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Ere so prevail'd with me! it will in time
Win upon Power, and throw forth greater themes
For Insurrection's arguing.

Men. This is strange.
Mar. Go, get you home, you fragments !

Enter a Messenger.
Mes. Where's Gaius Marcius?
Mar. Here-what's the matter?
Mes. The news is, Sir, the Volscians are in arms.

Mar. I'm glad on't, then we shall have means to vent Our mufty superfluity. See, our best Elders

told us,

S CE N E IV. Enter Sicinius Velutus, Junius Brutus, Cominius,

Titus Lartius, with other Senators. 1 Sen.


TARCIUS, 'tis true, that you have lately The Volscians are in arms.

Mar. They have a Leader,
Tullus Aufidius, that will put you to't.
I sin in envying his Nobility:
And were I any thing but what I am,
I'd wish me only he.

Com. You have fought together?

Mar. Were halfto half the world by th'ears, and he Upon my Party, I'd revolt, to make Only my wars with him. He is a lion, That I am proud to hunt.

i Sat. Then, worthy Marcius, Attend


Cominius to these wars.
Com. It is your former promise.

Mar. Sir, it is;
And I am constant: Titus Lartius, thou
Shalt fee me once more strike at Tullus' face,
What, art thou ftiff? ftand'ft out?
Tit. No, Gaius Marcius,

I'll lean upon one crutch, and fight with t'other;
Ere stay behind this business.

Men. O true bred !

1 Sen. Your company to th' Capitol; where, I know, Our greatest Friends attend us.

Tit. Lead you on;
Follow, Cominius; we must follow you;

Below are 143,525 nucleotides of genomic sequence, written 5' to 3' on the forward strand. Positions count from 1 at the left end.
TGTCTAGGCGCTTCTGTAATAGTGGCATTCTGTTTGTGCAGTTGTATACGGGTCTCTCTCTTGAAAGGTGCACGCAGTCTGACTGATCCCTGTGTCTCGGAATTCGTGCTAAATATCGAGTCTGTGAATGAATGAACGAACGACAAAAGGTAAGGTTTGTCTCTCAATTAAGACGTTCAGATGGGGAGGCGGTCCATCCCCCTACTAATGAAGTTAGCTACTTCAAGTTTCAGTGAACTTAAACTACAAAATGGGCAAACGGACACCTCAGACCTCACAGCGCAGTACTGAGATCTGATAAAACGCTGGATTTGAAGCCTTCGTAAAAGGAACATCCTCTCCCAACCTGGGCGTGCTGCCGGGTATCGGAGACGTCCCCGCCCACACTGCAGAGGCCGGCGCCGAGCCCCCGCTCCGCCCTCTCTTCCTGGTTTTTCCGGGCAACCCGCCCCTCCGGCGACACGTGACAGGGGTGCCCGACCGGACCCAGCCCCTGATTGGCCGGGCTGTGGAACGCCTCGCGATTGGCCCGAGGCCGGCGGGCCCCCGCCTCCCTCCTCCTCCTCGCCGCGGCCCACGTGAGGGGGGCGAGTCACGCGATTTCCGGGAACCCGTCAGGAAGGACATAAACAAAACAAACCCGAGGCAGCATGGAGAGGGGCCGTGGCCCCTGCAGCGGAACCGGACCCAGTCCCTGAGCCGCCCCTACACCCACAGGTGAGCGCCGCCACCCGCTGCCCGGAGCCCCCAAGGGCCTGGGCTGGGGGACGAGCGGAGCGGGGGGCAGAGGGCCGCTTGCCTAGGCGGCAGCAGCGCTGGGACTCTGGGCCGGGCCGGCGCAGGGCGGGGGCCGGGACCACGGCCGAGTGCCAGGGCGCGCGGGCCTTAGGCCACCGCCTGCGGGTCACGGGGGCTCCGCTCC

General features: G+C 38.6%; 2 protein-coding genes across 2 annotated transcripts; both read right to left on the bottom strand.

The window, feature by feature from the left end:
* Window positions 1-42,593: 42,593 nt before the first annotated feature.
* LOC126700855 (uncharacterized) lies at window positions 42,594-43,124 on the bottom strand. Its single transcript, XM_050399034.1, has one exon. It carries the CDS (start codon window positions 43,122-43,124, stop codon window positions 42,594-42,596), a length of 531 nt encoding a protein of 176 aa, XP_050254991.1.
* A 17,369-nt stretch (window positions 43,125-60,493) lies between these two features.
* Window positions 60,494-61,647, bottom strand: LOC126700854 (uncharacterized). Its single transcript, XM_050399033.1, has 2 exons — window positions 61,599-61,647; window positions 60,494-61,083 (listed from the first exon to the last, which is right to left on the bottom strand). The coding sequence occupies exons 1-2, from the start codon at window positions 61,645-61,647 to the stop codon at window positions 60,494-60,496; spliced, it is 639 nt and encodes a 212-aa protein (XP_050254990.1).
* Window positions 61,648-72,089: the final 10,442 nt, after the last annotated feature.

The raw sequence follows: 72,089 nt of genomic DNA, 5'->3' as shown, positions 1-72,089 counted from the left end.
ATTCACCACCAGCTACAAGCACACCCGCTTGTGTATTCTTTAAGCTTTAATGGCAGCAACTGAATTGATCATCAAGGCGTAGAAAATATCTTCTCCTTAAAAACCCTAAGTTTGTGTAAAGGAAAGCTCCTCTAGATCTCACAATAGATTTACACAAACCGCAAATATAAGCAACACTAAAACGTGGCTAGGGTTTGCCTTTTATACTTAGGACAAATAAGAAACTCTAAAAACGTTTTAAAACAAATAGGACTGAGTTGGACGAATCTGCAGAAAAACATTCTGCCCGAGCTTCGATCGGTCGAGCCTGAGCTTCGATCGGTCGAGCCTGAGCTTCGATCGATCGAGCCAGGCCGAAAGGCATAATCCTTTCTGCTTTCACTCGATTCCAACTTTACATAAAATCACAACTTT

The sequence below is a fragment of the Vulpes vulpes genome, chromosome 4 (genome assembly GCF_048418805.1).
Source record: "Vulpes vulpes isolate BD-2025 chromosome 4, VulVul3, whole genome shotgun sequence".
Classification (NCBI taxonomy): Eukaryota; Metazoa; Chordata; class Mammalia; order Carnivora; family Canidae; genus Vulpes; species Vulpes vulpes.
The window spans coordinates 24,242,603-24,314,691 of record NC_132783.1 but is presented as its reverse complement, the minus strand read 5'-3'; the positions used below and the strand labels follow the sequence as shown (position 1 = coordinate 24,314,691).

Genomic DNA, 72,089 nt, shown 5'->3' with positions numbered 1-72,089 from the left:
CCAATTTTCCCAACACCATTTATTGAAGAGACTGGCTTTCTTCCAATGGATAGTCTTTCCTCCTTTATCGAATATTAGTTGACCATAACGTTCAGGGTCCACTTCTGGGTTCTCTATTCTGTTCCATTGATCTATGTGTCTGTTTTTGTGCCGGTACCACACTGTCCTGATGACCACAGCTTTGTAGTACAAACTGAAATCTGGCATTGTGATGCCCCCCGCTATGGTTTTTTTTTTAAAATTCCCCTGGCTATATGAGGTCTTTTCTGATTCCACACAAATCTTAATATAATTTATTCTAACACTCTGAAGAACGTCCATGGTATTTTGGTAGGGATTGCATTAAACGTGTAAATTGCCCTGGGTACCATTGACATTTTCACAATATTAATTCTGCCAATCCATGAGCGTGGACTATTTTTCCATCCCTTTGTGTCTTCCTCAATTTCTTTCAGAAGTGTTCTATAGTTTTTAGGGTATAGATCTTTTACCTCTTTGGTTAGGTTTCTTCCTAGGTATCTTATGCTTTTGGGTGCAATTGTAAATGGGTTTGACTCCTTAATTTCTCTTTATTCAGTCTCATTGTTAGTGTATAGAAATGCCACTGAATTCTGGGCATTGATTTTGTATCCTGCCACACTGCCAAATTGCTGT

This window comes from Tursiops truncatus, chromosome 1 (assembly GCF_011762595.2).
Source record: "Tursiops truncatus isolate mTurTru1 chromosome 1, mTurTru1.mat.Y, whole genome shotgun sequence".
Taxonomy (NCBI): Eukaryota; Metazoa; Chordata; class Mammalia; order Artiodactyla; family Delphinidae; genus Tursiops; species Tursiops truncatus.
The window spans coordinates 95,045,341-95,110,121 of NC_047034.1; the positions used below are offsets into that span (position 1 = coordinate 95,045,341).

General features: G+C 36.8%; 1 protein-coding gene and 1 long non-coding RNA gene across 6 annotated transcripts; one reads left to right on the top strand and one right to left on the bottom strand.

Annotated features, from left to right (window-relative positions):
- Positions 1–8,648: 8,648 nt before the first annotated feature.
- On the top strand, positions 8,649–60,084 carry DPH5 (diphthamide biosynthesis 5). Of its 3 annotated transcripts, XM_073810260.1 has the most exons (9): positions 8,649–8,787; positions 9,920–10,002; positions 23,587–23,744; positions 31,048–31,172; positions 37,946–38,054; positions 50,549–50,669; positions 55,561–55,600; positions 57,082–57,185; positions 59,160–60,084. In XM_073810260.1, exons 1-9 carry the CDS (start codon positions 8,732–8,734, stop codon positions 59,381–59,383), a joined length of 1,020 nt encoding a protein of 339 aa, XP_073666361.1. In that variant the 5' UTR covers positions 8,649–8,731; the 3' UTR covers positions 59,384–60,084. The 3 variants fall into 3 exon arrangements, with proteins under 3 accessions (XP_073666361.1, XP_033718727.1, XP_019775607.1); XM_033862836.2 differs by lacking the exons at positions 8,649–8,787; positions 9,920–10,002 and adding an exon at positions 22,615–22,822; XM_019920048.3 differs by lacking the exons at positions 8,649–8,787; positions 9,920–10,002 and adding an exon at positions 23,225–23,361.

Right worthy you Priority.

Com. Noble Lartius.
i Sen. Hence to your homes-be gone,

[To the Citizens.
Mar. Nay, let them follow;
The Volscians have much Corn: take these rats thither,
To gnaw their garners. Worshipful Mutineers,
Your valour puts well forth; pray follow-

(Exeunt. [Citizens seal away. Manent Sicinius and Brutus. Sic. Was ever man so proud, as is this M ius? Bru. He has no equal. Sic. When we were chosen Tribunes for the

Bru. Mark'd you his lip and eyes?
Sic. Nay, but his taunts.
Bru. Being mov'd, he will not spare to gird the

Sic. Be-mock ihe modest Moon--

Bru. The present wars devour him! He is grown Too proud, to be so valiant.

Sic. Such a nature,
Tickled with good success, disdains the shadow
Which he treads on at noon; but I do wonder,
His infolence can brook to be commanded
Under Cominius.

Bru. Fame, at the which he aims,
In whom already he is well grac'd, cannot
Better be held, nor more attain'd, than by
A Place below the first; for what miscarries
Shall be the General's fault, though he perform


To the utmost of a man; and giddy censure
Will then cry out of Marcius: oh, if he
Had borne the business-

Sic. Besides, if things go well,
Opinion, that so sticks on Marcius: shall
Of his demerits rob Cominius.

Bru. Come,
Half all Cominius' Honours are to Marcius,
Though Marcius earn'd them not; and all his faults
To Marcius shall be honours, though, indeed,
In aught he merit not.

Sic. Let's hence, and hear
How the dispatch is made ; and in what fashion,
More than his fingularity, he goes
Upon this present action.
Bru. Let's along.

[Exeunt. S CE NE V.

Changes to Corioli.
Enter Tullus Aufidius, with Senators of Corioli.
Sen. O, your opinion is, Aufidius,

That theyof Rome are entred in our Counsels, And know how we proceed.